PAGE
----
“I’d seen him as a 15-year-old but probably when the antenna started spruiking up was when the Australian Schoolboys played the New Zealand Under-19’s at Redcliffe,” says O’Sullivan.
Dylan Brown and Paul Turner were among the opposition while Walsh was alongside Sam Walker in the green and gold.
“That day I thought ‘This kid’s pretty special’,” says O”Sullivan. “You see what he’s doing now – that’s what he was doing then. The first thing you noticed with Reece is his balance. He’s got that beautiful thing called speed on top of the balance and incredible game sense.
“There’s not much more to it, after that, as a fullback. You know they’re going to have to get a big motor, they are going to have to work hard on their defensive systems. But he had the ingredients to succeed.”
On January 29 Roger Tuivasa-Sheck had confirmed his end of season departure from the Warriors, though the club had known a few weeks before. O’Sullivan dusted off his notebook and began to canvass contenders.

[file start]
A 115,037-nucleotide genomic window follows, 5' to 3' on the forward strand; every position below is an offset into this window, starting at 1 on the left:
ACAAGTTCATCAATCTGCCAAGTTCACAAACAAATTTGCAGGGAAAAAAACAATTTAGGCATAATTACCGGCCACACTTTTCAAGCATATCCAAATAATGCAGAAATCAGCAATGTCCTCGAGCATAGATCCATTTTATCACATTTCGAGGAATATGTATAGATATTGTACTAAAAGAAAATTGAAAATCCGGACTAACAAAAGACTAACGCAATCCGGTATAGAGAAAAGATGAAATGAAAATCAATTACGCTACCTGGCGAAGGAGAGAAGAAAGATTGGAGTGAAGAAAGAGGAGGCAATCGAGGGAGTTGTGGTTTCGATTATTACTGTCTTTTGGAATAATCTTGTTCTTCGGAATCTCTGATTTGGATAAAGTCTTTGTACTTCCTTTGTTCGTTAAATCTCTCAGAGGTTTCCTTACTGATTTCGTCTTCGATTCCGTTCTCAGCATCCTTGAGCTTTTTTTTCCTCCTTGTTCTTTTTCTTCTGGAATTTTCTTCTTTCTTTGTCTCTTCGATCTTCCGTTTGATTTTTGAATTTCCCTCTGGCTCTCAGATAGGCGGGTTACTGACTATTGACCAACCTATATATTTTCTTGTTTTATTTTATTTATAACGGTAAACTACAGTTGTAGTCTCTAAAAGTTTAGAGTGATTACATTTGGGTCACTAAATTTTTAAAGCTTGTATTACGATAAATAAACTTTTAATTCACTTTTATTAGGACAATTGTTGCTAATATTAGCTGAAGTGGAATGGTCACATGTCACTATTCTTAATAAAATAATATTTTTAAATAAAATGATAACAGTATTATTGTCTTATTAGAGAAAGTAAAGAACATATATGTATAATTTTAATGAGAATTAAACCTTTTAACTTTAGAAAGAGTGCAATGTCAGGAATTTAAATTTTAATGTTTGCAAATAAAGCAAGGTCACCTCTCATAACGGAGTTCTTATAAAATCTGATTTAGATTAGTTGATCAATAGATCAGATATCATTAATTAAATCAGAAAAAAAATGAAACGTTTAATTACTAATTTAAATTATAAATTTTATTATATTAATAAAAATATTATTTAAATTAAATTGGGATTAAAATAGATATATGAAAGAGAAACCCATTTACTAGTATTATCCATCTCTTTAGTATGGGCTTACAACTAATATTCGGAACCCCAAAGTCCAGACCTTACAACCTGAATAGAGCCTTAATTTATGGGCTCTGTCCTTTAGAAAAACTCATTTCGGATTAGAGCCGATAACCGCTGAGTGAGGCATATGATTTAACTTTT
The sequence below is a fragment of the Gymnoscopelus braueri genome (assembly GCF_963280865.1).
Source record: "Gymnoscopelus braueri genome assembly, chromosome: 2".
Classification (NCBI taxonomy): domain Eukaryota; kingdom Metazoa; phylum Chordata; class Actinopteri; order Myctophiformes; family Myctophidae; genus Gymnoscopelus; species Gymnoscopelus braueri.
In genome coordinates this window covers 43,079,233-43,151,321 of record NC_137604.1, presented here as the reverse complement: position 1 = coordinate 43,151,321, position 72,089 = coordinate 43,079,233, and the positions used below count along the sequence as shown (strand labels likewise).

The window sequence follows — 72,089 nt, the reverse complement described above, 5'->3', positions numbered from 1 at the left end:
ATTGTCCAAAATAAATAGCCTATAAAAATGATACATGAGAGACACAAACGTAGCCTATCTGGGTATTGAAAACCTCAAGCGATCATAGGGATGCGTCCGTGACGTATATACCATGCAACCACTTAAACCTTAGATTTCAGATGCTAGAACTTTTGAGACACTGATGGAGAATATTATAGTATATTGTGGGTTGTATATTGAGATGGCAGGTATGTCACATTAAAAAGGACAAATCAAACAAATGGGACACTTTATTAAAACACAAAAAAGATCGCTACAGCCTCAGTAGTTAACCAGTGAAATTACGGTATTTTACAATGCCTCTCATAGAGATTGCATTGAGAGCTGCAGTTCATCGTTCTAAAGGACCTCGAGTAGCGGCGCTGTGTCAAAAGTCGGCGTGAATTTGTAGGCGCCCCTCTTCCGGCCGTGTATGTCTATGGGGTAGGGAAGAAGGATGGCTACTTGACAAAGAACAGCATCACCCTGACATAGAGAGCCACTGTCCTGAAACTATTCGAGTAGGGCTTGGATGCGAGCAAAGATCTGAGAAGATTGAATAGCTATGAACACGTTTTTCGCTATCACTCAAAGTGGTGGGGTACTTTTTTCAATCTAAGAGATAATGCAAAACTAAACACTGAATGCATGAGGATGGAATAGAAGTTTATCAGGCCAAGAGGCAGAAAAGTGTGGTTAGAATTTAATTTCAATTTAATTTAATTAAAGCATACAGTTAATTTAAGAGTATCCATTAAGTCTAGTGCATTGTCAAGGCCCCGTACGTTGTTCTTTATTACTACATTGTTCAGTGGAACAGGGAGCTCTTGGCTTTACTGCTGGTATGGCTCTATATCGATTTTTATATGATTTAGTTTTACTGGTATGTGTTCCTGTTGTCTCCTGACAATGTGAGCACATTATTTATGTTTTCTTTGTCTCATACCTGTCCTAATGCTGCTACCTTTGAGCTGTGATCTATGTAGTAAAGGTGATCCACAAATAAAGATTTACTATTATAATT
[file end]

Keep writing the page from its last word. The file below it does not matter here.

Three weeks later, O’Sullivan flew to Brisbane, headed for Kitchener Park, a suburban ground in the east of the city.
The Broncos were playing Wynnum-Manly, the alma mater of Wally Lewis and Gene Miles, in their first trial of 2021. Walsh was listed at fullback, on a night where mostly young and development players were used.
There were a few thousand in attendance, though O’Sullivan failed to blend in with the crowd.
“First thing I walked in and the Broncos CEO saw me,” recalls O’Sullivan. “So I didn’t stay too inconspicuous. But they wouldn’t have known what I was there for.
“You can try to stay as inconspicuous as you like [but] a fair few people know my melon around footy.”
It didn’t take long for O’Sullivan’s hunch to be confirmed.
“All those things I had seen before, they hadn’t gone away,” says O’Sullivan. “But what really impressed me was his vision. He put a try on early with a pass in the left hand corner. We’ve probably seen six or seven of them in the last few weeks.”
Walsh also looked tough enough. The Broncos had made a mess of the kick-off, and prop Matt Lodge was tackled near the sideline.